Defense Date

2012

Document Type

Dissertation

Degree Name

Doctor of Philosophy

Department

Social Work

First Advisor

Jenny L. Jones

Abstract

In this dissertation, the author argues that there is strong evidence that the child welfare workforce continues to be in crisis. While a great deal of research has indicated that supervision is closely linked to the crisis, extremely high rates of turnover have not been notably reduced through the efforts of administrators or academics to change supervisory practices. Therefore, the author makes the case that it is time to employ an alternative methodology—constructivist inquiry. Constructivist inquiry is based on paradigmatic assumptions that make it distinct from the functionalist approach that researchers most commonly use to understand the child welfare workforce crisis and the role of supervision. Consequently, the organization and content of this dissertation follow the conventions of a constructivist process. In order to take advantage of the unique role and opportunity created by the philosophical assumptions of subjectivity, interactivity, and reflexivity, the author incorporates an extensive discussion of her own tacit knowledge and practice wisdom along with the literature review. She then goes on to describe the phased, emergent, and participatory process used to examine the question: How do stakeholders in the local child welfare system value their experience of supervision? Finally, the author uses the data to tell the story in case report form and in a report of her own lessons learned. Through examination of the case report and lessons learned, the author intends for the reader to gain a more complex understanding of child welfare supervision and to evaluate for themselves how this understanding might be of value to their own role in the child welfare system.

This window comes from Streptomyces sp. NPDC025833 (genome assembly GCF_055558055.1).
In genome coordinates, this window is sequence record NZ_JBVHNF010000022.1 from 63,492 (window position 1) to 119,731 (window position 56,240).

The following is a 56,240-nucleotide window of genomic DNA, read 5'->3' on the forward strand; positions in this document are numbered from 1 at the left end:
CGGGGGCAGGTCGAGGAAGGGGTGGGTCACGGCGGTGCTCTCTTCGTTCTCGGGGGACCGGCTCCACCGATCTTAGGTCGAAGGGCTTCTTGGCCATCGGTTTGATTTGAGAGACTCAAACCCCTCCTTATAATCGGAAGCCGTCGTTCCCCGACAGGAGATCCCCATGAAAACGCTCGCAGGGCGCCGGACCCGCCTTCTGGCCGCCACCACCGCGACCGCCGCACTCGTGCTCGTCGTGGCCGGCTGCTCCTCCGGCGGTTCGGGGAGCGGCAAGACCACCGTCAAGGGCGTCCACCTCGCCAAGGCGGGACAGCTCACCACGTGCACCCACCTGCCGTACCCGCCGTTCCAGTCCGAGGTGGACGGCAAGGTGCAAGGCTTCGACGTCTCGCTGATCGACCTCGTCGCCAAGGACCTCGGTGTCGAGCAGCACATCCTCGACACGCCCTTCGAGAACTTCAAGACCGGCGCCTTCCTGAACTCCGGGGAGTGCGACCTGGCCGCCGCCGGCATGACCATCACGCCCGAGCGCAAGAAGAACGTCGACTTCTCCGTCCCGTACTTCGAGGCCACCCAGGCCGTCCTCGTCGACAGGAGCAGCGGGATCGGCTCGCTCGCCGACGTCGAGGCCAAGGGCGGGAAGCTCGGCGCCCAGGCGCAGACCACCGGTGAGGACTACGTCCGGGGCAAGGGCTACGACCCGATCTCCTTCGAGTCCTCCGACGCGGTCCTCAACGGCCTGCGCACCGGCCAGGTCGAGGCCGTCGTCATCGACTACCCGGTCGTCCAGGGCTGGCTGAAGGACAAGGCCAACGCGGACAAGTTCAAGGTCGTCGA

Rights

© The Author

Is Part Of

VCU University Archives

Is Part Of

VCU Theses and Dissertations

Date of Submission

May 2012

Included in

Social Work Commons

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